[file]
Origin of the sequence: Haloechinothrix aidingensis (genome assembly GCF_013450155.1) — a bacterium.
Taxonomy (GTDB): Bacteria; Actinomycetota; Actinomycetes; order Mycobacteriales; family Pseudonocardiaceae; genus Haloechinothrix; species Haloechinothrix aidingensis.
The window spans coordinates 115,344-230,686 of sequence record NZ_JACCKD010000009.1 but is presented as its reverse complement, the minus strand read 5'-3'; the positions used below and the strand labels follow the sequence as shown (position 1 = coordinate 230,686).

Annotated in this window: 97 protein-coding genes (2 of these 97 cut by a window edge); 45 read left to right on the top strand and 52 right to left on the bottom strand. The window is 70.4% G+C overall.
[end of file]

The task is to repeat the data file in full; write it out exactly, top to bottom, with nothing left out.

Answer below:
Origin of the sequence: Haloechinothrix aidingensis (genome assembly GCF_013450155.1) — a bacterium.
Taxonomy (GTDB): Bacteria; Actinomycetota; Actinomycetes; order Mycobacteriales; family Pseudonocardiaceae; genus Haloechinothrix; species Haloechinothrix aidingensis.
The window spans coordinates 115,344-230,686 of sequence record NZ_JACCKD010000009.1 but is presented as its reverse complement, the minus strand read 5'-3'; the positions used below and the strand labels follow the sequence as shown (position 1 = coordinate 230,686).

Annotated in this window: 97 protein-coding genes (2 of these 97 cut by a window edge); 45 read left to right on the top strand and 52 right to left on the bottom strand. The window is 70.4% G+C overall.